The artist, +Twisted Tarot Tales, explained why it would create conflict to show a black man as the convict, and even more conflict to show a white man with a black man's hand in the cuff, etc. Regardless of the combination, somebody's going to take offense.

Still: it could absolutely work as a white man with a black man's hand hanging from the cuff assuming that the broader message worked into the card was about the isolating effects of refusing to integrate with other communities. Mr. White Man can have it his way, but he'll end up separated and the worse for wear.

Or, you could depict a black man with a white man's hand hanging from the cuff in a broader context of liberation and freedom (there are plenty of wrongful imprisonments and other social dynamics that could be worked into it.) As usual, everything depends on context.

But all this comes back to the core message: somebody's going to take offense. Even if they're not upset at how the subject in the picture is portrayed, they may get offended that the subject is portrayed at all. Which more or less leads me to my next discussion...

So you should stop and think before you say something ignorant.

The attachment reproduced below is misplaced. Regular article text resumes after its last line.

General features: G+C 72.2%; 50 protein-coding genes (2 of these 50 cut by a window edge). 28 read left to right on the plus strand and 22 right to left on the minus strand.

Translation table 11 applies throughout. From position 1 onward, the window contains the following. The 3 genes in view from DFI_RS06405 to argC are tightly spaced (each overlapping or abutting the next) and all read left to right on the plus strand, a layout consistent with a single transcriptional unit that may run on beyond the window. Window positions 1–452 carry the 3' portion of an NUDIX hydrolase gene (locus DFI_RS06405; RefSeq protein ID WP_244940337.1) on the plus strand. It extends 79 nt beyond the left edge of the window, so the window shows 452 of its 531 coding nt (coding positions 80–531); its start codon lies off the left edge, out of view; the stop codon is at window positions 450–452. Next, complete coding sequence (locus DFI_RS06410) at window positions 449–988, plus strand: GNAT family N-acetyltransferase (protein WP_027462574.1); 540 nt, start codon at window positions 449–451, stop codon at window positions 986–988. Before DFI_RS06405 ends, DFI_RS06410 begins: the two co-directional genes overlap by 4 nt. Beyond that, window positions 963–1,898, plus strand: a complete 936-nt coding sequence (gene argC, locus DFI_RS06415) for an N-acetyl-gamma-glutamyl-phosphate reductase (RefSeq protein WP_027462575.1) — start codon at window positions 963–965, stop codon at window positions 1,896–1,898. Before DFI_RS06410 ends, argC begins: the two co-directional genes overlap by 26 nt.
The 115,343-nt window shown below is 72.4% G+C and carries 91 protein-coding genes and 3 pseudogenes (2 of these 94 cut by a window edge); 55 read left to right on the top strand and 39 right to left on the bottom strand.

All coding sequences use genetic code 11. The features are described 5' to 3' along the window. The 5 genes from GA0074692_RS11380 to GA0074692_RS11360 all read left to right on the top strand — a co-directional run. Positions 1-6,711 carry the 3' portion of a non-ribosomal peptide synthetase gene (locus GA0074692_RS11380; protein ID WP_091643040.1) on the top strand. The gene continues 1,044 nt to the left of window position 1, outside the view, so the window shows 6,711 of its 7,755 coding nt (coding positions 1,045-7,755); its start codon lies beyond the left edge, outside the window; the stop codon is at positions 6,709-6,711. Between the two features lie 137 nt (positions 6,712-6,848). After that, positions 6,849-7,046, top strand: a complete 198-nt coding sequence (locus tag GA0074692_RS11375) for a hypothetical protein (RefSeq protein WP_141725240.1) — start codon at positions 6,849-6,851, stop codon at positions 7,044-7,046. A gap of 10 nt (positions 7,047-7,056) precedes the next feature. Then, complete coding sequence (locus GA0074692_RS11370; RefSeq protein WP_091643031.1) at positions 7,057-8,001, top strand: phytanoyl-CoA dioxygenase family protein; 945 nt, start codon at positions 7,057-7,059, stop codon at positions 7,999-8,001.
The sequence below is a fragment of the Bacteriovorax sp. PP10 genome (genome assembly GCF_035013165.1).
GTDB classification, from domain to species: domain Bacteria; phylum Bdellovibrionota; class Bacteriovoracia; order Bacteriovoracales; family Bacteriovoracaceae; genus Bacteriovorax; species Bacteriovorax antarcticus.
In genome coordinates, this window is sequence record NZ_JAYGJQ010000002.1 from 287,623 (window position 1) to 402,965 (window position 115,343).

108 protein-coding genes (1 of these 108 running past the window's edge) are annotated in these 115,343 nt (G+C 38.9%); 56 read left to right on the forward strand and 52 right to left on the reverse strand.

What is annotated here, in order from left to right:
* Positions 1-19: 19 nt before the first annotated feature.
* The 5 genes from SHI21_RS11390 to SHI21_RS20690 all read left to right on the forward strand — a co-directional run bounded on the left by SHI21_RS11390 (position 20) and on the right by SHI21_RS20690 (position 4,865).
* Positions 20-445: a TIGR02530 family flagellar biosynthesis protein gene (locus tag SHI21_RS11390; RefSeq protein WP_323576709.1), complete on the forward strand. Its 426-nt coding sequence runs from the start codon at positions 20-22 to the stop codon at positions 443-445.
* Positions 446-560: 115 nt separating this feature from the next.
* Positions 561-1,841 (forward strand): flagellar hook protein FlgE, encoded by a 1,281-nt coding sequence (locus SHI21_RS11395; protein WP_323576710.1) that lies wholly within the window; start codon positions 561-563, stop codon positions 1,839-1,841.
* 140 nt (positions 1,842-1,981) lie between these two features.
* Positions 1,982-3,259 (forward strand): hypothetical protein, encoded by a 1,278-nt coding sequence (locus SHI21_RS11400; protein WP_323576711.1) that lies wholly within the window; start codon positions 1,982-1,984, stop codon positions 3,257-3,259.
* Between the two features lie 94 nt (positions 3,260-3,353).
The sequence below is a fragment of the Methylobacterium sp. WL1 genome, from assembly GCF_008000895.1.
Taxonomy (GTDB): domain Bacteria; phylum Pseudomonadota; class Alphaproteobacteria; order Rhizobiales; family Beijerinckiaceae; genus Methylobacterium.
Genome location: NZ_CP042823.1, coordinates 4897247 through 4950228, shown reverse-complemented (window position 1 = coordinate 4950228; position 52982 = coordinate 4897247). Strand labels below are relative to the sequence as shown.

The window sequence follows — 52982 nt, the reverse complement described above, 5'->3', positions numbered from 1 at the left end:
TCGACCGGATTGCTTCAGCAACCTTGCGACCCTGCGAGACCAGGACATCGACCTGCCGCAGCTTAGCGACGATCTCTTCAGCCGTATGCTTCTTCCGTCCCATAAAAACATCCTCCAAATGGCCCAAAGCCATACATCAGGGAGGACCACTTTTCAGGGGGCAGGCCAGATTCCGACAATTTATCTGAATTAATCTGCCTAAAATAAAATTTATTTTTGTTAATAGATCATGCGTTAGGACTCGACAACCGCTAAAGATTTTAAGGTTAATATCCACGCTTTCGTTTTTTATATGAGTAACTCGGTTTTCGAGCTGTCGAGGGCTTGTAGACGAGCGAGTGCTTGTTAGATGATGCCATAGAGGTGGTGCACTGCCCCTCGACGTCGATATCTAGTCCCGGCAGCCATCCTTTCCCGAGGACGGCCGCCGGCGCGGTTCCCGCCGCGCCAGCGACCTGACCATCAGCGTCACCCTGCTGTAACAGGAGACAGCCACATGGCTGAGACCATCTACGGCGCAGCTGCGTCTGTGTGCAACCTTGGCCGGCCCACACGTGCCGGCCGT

So, when I was discussing my project to write a summary of every two-card combination in the tarot, I got an interesting a stupid response. We'll just call this person Anonymous Asshole:
2 cards signifies nothing unless you're asking a VERY simplistic q.. Study Tree of Life readings & those of astrological houses. They're WAY more complete. Then there are chakra readings & paths ON the tree, etc.. Go BEYOND what's taught & discover your own--that's the REAL purpose of reading--at all.
Let's take this line by line...
  1. 2 cards signifies nothing unless you're asking a VERY simplistic q..: First of all, I'm not talking about readings performed from only two cards. I'm talking about messages produced by two-card combinations. The reading as a whole depends on context, but the message within the reading also depends on context and every other card's relation to the key significator. In other words, it doesn't matter how many cards are in the full arrangement, because you're not reading all the cards at once: you're reading them two at a time. Learning to read two-card combinations is the most basic and fundamental skill to becoming a Tarot reader.